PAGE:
DEV Community

loading...

Add return of last command to your shell prompt

chhajedji profile image chinmay chhajed Updated on ・2 min read

Whenever we execute a shell command, it returns an integer value. When this value is 0, last command was a success. Any other number is the error code. We can see the return of last command by printing the value of ? variable.

To test this:

  • Enter command ls
  • Check it's return by command echo $?
  • Enter some random letters and press Enter
  • Check return by echo $?

You should get an error in the second time when you enter some random command

chinmay@CC-T480:~/Desktop$ ls
file
chinmay@CC-T480:~/Desktop$ echo $?
0    <-- Success
chinmay@CC-T480:~/Desktop$ a
a: command not found
chinmay@CC-T480:~/Desktop$ echo $?
127  <-- Error code
Enter fullscreen mode Exit fullscreen mode

We will use this $? value in our prompt to see if our last command has passed or failed.

We also need to know about environment variable PROMPT_COMMAND. Bash provides an environment variable called PROMPT_COMMAND. The contents of this variable are executed as a regular Bash command just before Bash displays a prompt.

Since our bash prompt should contain status of last command, it should be set inside PROMPT_COMMAND.

First we will write a simple shell function to update the prompt with return code.

exit_code() {
    # Save the exit status of last command. This
    # needs to be done first otherwise exit status of
    # other commands will be stored in this variable.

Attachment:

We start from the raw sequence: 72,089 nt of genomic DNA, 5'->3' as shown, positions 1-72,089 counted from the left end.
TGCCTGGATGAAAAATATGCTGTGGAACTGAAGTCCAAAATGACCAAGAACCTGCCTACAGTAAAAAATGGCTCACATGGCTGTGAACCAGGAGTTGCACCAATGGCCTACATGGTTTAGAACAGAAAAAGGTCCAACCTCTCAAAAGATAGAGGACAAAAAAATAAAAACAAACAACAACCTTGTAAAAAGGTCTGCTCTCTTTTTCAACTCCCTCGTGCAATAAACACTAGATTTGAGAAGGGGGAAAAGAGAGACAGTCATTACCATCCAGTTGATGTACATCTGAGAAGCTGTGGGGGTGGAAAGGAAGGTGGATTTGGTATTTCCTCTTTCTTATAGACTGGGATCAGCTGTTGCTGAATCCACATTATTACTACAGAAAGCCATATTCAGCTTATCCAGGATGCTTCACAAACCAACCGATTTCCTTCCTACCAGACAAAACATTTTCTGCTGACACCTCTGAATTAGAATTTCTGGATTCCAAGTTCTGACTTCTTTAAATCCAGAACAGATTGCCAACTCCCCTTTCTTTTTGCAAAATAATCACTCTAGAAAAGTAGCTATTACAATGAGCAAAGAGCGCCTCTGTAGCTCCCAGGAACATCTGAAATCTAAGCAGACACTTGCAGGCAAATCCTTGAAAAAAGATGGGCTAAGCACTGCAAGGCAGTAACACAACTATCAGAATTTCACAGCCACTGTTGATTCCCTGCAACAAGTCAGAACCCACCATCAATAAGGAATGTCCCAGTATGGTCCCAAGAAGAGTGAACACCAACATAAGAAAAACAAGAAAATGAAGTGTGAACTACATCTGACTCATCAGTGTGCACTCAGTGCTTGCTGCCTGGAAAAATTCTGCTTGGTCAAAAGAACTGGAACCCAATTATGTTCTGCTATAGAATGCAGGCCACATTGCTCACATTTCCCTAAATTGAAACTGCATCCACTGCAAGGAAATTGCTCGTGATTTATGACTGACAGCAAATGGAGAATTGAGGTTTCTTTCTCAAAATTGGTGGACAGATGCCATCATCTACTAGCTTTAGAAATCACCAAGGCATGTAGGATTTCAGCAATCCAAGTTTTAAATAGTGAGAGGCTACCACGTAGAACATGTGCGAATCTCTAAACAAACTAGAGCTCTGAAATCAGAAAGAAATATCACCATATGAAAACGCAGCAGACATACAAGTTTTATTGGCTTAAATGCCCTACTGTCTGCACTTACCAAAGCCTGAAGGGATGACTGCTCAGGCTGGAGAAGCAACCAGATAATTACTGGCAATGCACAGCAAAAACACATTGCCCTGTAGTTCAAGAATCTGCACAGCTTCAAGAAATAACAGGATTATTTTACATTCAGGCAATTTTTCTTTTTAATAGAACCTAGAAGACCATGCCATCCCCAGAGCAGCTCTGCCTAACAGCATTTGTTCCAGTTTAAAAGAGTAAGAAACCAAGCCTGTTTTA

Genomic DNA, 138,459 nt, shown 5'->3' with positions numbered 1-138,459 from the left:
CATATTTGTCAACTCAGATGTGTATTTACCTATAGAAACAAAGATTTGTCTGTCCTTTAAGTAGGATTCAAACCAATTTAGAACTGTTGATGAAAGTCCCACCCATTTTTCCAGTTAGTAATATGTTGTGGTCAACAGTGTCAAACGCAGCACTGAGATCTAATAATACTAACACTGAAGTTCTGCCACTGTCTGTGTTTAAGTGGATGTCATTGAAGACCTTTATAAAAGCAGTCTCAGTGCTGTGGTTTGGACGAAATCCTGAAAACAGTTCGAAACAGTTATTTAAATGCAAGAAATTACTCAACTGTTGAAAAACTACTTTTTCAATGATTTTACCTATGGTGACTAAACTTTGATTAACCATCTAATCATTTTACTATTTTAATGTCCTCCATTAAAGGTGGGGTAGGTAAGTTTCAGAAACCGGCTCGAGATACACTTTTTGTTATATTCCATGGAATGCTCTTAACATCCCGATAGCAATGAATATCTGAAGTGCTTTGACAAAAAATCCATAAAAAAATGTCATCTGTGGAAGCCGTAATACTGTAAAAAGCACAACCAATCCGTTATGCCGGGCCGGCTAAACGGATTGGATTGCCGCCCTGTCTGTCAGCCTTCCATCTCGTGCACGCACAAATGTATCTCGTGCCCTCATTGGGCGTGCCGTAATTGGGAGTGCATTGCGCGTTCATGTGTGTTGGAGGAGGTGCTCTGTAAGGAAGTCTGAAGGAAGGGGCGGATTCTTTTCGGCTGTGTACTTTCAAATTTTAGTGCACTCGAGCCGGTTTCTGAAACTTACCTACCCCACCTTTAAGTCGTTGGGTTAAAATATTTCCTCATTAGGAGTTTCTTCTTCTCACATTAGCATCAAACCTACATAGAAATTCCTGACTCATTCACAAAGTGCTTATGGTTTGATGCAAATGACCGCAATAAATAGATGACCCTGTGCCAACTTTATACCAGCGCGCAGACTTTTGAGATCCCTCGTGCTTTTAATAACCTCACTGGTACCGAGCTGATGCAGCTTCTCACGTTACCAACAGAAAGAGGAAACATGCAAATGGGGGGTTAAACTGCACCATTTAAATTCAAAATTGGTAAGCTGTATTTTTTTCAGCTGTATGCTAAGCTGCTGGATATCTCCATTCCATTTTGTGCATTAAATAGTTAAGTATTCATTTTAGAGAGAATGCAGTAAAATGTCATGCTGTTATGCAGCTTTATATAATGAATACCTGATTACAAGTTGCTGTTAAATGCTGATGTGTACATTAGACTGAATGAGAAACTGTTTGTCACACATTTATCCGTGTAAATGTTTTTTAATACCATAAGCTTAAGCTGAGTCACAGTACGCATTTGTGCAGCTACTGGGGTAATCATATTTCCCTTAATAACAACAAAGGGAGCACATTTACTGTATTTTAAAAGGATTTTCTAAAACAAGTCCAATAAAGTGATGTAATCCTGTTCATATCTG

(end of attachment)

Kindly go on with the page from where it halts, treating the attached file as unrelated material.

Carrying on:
EXIT="$?"

    # PS1 needs to be reset or else it will
    # be appended every time to previous one.
    PS1=""

    # This will be final prompt, whatever set earlier will be
    # overwritten by this.
    export PS1="$EXIT \w $ "
}
Enter fullscreen mode Exit fullscreen mode

Then we can add this function to our PROMPT_COMMAND

# exit_code Should be first command in `PROMPT_COMMAND' to be executed or # else return status will always be 0/true as it will hold return status of
# previous command.

# First we check if prompt command is empty or not.
# If empty, just add `exit_code' to it. If non empty,
# make it `exit_code:$PROMPT_COMMAND'
[ -n "$PROMPT_COMMAND" ] && PROMPT_COMMAND="exit_code;$PROMPT_COMMAND" ||
    PROMPT_COMMAND="exit_code"
Enter fullscreen mode Exit fullscreen mode

After adding the above 2 snippets in your .bashrc, you get something like this:

chinmay@CC-T480:~$ exit_code() {
>     EXIT="$?"
>     PS1=""
>     export PS1="$EXIT \w $ "
> }
chinmay@CC-T480:~$ PROMPT_COMMAND="exit_code"
0 ~ $ ls Desktop/
file
0 ~ $ ^C
130 ~ $ a
a: command not found
127 ~ $ echo $?
127
0 ~ $ echo $?    # return of last echo command
0
0 ~ $ 
Enter fullscreen mode Exit fullscreen mode

Note that the first number in our prompt is the return status of last command. For ls, we see a 0 as it ran as expected. When I ran command a, bash threw an error saying command not found and it's error code is 127 which we can see in next line. For pressing ctrl-c, we can see error code as 130.

Checkout designing a minimal bash prompt.

Discussion (0)

pic
Editor guide